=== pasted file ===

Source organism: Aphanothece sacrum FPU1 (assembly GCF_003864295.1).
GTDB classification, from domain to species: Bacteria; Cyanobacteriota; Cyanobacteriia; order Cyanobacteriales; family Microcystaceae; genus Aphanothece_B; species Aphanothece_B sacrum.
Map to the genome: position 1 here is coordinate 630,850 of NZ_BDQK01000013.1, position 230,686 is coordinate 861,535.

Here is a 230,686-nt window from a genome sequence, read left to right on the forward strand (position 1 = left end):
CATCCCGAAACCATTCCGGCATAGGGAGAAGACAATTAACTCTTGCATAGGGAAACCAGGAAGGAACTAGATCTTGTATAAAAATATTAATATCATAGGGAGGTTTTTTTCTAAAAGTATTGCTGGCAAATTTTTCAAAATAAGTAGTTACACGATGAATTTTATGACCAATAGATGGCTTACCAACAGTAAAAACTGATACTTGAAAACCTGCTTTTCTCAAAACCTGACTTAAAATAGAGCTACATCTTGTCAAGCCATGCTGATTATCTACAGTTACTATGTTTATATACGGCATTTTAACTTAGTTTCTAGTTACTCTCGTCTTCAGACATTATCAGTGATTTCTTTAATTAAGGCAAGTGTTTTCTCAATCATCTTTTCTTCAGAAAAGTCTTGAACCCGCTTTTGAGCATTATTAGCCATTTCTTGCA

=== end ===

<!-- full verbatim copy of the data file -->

Source organism: Aphanothece sacrum FPU1 (assembly GCF_003864295.1).
GTDB classification, from domain to species: Bacteria; Cyanobacteriota; Cyanobacteriia; order Cyanobacteriales; family Microcystaceae; genus Aphanothece_B; species Aphanothece_B sacrum.
Map to the genome: position 1 here is coordinate 630,850 of NZ_BDQK01000013.1, position 230,686 is coordinate 861,535.

Here is a 230,686-nt window from a genome sequence, read left to right on the forward strand (position 1 = left end):
CATCCCGAAACCATTCCGGCATAGGGAGAAGACAATTAACTCTTGCATAGGGAAACCAGGAAGGAACTAGATCTTGTATAAAAATATTAATATCATAGGGAGGTTTTTTTCTAAAAGTATTGCTGGCAAATTTTTCAAAATAAGTAGTTACACGATGAATTTTATGACCAATAGATGGCTTACCAACAGTAAAAACTGATACTTGAAAACCTGCTTTTCTCAAAACCTGACTTAAAATAGAGCTACATCTTGTCAAGCCATGCTGATTATCTACAGTTACTATGTTTATATACGGCATTTTAACTTAGTTTCTAGTTACTCTCGTCTTCAGACATTATCAGTGATTTCTTTAATTAAGGCAAGTGTTTTCTCAATCATCTTTTCTTCAGAAAAGTCTTGAACCCGCTTTTGAGCATTATTAGCCATTTCTTGCA